XP home won't boot :p

KGhaleonKGhaleon Member Posts: 1,346 ■■■□□□□□□□
Someone dropped off two laptops with me...one that they had been using and the other which they had just bought. The new laptop is a Toshiba and the old is a Dell. He wanted me to get everything moved over(OS, data, etc) from one hardrive to the other.

His old laptop hard drive is an ATA, but his new one is a SATA... icon_sad.gif

Due to this, I needed to ghost his ATA drive to the SATA...but now, due to the change in hardware, the system is blue screening on the Toshiba with the new drive(old software setup). I know this is normal, so I ran chkdsk /r and attempted to do some repairs. It won't give me the option to do a "secondary" repair so I'm at a lose as nothing else worked. Would restoring to an old restore point help any? That would seem pointless.

His business relies on some software that he had on his drive, which he can't move..which is why he doesn't just move the data to a working partition/HDD. Is there an easier way to do this rather than hook it up as a slave on another machine and install the OS over the existing one(to avoid destroying his files)?

KG
Present goals: MCAS, MCSA, 70-680

Comments

  • bighornsheepbighornsheep Member Posts: 1,506
    Do not re-install Windows XP. You might overwrite some things in the registry causing some of the software to not work.

    First of all, let me just say that your method of moving his OS isnt very technical. Ghost is a machine dependent backup software, imaging two different hdd for different machines like this isnt very good results-wise.

    At this point, I would attempt to repair the Windows installation with the ORIGINAL XP DISC, make sure you get the same one that was used to install on the original ATA drive with, same service pack, same edition etc.

    Do this on the new machine with the new hdd that has the image ghosted from his/her other drive.
    Boot up the cd-rom, wait for all the files to load, press enter (PRESS ENTER, NOT RECOVERY CONSOLE), setup SHOULD detect that XP already exists, and shows you the path to windows. At this point, press 'R' key.

    This might cause your installation to restart, and you will have to setup all the configurations again, but afterwards, you should be able to load all of the programs, files again without any trouble. Good luck.
    Jack of all trades, master of none
  • dubbs112dubbs112 Member Posts: 86 ■■□□□□□□□□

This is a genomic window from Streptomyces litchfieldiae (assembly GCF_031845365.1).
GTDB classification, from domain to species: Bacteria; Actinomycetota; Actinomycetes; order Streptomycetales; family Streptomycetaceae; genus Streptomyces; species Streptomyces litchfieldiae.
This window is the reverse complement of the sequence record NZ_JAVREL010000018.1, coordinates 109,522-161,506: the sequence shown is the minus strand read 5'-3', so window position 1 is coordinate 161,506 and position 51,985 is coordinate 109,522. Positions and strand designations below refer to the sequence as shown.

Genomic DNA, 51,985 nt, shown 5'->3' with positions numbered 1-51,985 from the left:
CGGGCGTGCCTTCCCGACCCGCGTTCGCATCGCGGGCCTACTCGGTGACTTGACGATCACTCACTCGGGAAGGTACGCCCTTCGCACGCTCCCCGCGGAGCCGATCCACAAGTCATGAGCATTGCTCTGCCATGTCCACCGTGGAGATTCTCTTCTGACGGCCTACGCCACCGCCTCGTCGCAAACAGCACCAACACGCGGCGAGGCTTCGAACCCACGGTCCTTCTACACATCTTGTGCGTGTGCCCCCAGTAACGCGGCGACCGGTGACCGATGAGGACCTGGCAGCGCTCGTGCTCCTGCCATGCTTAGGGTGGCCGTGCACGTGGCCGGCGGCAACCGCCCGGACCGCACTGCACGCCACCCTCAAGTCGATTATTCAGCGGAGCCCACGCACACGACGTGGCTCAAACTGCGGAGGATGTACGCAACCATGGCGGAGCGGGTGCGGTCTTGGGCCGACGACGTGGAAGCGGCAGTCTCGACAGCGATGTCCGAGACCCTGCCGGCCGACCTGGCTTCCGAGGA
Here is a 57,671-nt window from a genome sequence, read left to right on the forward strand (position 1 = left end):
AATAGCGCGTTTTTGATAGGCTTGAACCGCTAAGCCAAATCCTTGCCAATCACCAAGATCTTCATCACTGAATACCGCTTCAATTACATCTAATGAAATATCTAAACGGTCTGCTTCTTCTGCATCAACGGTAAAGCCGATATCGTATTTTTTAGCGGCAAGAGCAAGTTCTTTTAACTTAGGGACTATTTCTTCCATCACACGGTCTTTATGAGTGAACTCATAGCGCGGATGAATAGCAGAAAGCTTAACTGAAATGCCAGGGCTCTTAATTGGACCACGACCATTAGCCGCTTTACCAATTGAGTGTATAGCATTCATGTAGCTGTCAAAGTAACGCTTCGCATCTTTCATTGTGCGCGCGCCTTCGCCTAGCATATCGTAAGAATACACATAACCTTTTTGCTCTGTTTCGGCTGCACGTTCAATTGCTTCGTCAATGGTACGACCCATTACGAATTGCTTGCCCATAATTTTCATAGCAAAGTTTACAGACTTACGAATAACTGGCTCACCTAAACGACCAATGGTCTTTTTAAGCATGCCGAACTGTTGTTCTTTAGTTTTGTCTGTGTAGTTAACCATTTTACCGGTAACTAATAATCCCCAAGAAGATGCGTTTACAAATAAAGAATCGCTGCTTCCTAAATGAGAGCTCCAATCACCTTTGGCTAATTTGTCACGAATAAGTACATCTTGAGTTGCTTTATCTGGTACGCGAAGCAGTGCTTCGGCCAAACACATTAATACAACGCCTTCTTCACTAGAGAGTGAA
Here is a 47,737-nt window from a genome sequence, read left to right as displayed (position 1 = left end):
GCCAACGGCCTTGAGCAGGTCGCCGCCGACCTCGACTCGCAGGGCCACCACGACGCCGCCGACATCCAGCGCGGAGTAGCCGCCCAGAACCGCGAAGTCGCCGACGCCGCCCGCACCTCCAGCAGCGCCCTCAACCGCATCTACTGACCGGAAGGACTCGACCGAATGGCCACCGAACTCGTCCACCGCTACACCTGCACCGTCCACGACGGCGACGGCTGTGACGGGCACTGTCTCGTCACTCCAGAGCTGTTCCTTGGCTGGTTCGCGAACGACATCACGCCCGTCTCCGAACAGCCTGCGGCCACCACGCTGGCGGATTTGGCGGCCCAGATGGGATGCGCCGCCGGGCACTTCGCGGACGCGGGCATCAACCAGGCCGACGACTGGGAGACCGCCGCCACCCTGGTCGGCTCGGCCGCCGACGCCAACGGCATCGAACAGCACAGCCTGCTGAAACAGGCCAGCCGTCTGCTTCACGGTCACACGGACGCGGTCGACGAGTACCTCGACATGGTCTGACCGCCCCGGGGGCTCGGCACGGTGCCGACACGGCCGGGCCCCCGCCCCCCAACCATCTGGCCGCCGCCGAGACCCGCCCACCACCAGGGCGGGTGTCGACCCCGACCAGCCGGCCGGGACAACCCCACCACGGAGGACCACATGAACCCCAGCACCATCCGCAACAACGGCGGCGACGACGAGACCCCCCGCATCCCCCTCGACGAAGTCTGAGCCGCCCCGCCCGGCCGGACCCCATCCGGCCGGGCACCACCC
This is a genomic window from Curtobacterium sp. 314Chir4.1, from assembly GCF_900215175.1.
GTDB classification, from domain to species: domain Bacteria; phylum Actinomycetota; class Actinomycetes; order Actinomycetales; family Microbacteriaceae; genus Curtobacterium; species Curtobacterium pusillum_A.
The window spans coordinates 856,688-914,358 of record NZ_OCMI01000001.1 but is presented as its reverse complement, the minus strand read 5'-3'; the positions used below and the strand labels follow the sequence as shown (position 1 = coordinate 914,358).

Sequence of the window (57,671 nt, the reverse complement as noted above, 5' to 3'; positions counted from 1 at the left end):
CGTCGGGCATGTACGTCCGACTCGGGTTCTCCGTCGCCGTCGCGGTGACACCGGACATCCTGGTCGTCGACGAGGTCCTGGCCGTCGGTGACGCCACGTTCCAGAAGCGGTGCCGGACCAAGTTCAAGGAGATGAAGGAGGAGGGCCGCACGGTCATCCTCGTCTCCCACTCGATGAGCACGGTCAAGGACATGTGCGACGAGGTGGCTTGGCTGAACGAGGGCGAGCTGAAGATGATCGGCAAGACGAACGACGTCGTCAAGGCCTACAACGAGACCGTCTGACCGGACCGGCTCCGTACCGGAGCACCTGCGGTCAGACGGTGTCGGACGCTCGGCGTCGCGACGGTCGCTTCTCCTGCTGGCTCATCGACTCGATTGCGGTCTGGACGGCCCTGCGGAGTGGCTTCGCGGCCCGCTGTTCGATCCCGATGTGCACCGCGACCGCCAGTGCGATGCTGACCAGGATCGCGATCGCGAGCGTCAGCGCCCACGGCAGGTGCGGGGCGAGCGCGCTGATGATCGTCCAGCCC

I have heard of people with troubled winXP home machines boot to a winXP pro disc and do an upgrade to correct problems, without affecting installed programs.
  • bighornsheepbighornsheep Member Posts: 1,506
    dubbs112 wrote:
    I have heard of people with troubled winXP home machines boot to a winXP pro disc and do an upgrade to correct problems, without affecting installed programs.

    Yes dubbs is correct, if you upgrade the new machine with problematic winxp home to winxp pro, setup should be able to fix the hardware library during the upgrade installation. That is another alternative besides doing the repair I talked about.
    Jack of all trades, master of none
  • geekiegeekie Member Posts: 391
    http://service1.symantec.com/SUPPORT/ghost.nsf/docid/1999070716282425

    Gives a good idea of the issues you will encounter when there are differences between source and destination computers.

    I'd go with the XP upgrade and if that doesn't work try

    http://www.microsoft.com/technet/prodtechnol/winxppro/deploy/mgrtfset.mspx
    Up Next : Not sure :o
  • KGhaleonKGhaleon Member Posts: 1,346 ■■■□□□□□□□
    Thanks, that helped me solve the problem. Thing is, I wasn't aware that the "repair" feature only worked with certain discs...I was using a non-dell XP home. I tried a Dell-specific disc and it is repairing like it should.

    I know my method is crappy, but I don't know of a better way to move everything over without changing the structure of the drive. I normally just do a repair afterwards and that fixes things. When I see that the repair feature is missing, I usually think that it's the partition that's causing the problem.

    icon_redface.gif

    KG
    Present goals: MCAS, MCSA, 70-680
  • bighornsheepbighornsheep Member Posts: 1,506
    KGhaleon wrote:
    Thanks, that helped me solve the problem. Thing is, I wasn't aware that the "repair" feature only worked with certain discs...I was using a non-dell XP home. I tried a Dell-specific disc and it is repairing like it should.

    it's not so much that the repair only works with certain discs, it's that you want to preserve your Operating System as much as possible. If you have XP SP2 installed, but you use a SP1 disc to repair it, your computer will restart with corrupt DLLs. Or if you used a Dell-xp CD to install, they might included some drivers for their hardware, if you repair it with an OEM/Retail XP CD, it will not repair those drivers for you.
    KGhaleon wrote:
    I know my method is crappy, but I don't know of a better way to move everything over without changing the structure of the drive. I normally just do a repair afterwards and that fixes things. When I see that the repair feature is missing, I usually think that it's the partition that's causing the problem.

    icon_redface.gif

    KG

    the checkdisk only repairs harddrive/partition related issues, thus in this case because of the CPU/memory changes, checkdisk didnt do anything for you.

    Speaking from experience, I wouldnt perform or promise any software restoration unless you are sure that it will work. That usually means never promise software restoration. Data backup is already troublesome enough...

    But anyway, you're on the right track, dont feel bad because of one bad incident, keep up the good work! Good luck.
    Jack of all trades, master of none
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